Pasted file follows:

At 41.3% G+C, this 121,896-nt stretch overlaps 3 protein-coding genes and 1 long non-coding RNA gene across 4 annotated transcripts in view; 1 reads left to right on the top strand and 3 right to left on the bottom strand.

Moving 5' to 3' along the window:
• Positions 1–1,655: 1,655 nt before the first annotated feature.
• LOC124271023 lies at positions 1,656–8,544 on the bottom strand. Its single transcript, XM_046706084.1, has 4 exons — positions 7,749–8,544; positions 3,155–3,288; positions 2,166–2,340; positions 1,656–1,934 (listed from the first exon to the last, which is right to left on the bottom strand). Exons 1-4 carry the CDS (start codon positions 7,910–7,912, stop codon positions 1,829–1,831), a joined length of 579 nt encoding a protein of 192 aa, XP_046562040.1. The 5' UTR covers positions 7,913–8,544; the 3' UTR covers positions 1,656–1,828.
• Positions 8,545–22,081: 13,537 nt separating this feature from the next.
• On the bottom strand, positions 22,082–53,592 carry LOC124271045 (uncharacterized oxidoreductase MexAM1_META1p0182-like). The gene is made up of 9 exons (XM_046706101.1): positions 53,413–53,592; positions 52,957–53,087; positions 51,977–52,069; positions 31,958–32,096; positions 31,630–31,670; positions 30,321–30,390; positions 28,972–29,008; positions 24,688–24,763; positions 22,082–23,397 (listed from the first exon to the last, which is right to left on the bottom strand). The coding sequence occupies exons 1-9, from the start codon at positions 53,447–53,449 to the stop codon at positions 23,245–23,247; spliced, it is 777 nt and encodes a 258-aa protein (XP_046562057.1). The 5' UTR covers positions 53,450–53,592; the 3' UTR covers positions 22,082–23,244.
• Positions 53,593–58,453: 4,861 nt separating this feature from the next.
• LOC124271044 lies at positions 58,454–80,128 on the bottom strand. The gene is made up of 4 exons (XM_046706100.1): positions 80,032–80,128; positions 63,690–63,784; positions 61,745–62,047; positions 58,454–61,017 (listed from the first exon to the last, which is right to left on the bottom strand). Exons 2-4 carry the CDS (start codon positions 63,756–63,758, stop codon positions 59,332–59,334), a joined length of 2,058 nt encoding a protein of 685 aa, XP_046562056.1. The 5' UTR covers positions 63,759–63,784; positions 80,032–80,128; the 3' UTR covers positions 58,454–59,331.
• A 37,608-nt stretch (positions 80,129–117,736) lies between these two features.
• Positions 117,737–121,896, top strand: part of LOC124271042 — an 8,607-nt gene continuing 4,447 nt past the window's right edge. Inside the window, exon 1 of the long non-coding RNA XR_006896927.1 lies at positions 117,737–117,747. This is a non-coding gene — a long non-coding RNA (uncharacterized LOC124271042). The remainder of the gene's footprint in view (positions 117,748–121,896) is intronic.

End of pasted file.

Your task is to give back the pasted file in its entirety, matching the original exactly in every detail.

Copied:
At 41.3% G+C, this 121,896-nt stretch overlaps 3 protein-coding genes and 1 long non-coding RNA gene across 4 annotated transcripts in view; 1 reads left to right on the top strand and 3 right to left on the bottom strand.

Moving 5' to 3' along the window:
• Positions 1–1,655: 1,655 nt before the first annotated feature.
• LOC124271023 lies at positions 1,656–8,544 on the bottom strand. Its single transcript, XM_046706084.1, has 4 exons — positions 7,749–8,544; positions 3,155–3,288; positions 2,166–2,340; positions 1,656–1,934 (listed from the first exon to the last, which is right to left on the bottom strand). Exons 1-4 carry the CDS (start codon positions 7,910–7,912, stop codon positions 1,829–1,831), a joined length of 579 nt encoding a protein of 192 aa, XP_046562040.1. The 5' UTR covers positions 7,913–8,544; the 3' UTR covers positions 1,656–1,828.
• Positions 8,545–22,081: 13,537 nt separating this feature from the next.
• On the bottom strand, positions 22,082–53,592 carry LOC124271045 (uncharacterized oxidoreductase MexAM1_META1p0182-like). The gene is made up of 9 exons (XM_046706101.1): positions 53,413–53,592; positions 52,957–53,087; positions 51,977–52,069; positions 31,958–32,096; positions 31,630–31,670; positions 30,321–30,390; positions 28,972–29,008; positions 24,688–24,763; positions 22,082–23,397 (listed from the first exon to the last, which is right to left on the bottom strand). The coding sequence occupies exons 1-9, from the start codon at positions 53,447–53,449 to the stop codon at positions 23,245–23,247; spliced, it is 777 nt and encodes a 258-aa protein (XP_046562057.1). The 5' UTR covers positions 53,450–53,592; the 3' UTR covers positions 22,082–23,244.
• Positions 53,593–58,453: 4,861 nt separating this feature from the next.
• LOC124271044 lies at positions 58,454–80,128 on the bottom strand. The gene is made up of 4 exons (XM_046706100.1): positions 80,032–80,128; positions 63,690–63,784; positions 61,745–62,047; positions 58,454–61,017 (listed from the first exon to the last, which is right to left on the bottom strand). Exons 2-4 carry the CDS (start codon positions 63,756–63,758, stop codon positions 59,332–59,334), a joined length of 2,058 nt encoding a protein of 685 aa, XP_046562056.1. The 5' UTR covers positions 63,759–63,784; positions 80,032–80,128; the 3' UTR covers positions 58,454–59,331.
• A 37,608-nt stretch (positions 80,129–117,736) lies between these two features.
• Positions 117,737–121,896, top strand: part of LOC124271042 — an 8,607-nt gene continuing 4,447 nt past the window's right edge. Inside the window, exon 1 of the long non-coding RNA XR_006896927.1 lies at positions 117,737–117,747. This is a non-coding gene — a long non-coding RNA (uncharacterized LOC124271042). The remainder of the gene's footprint in view (positions 117,748–121,896) is intronic.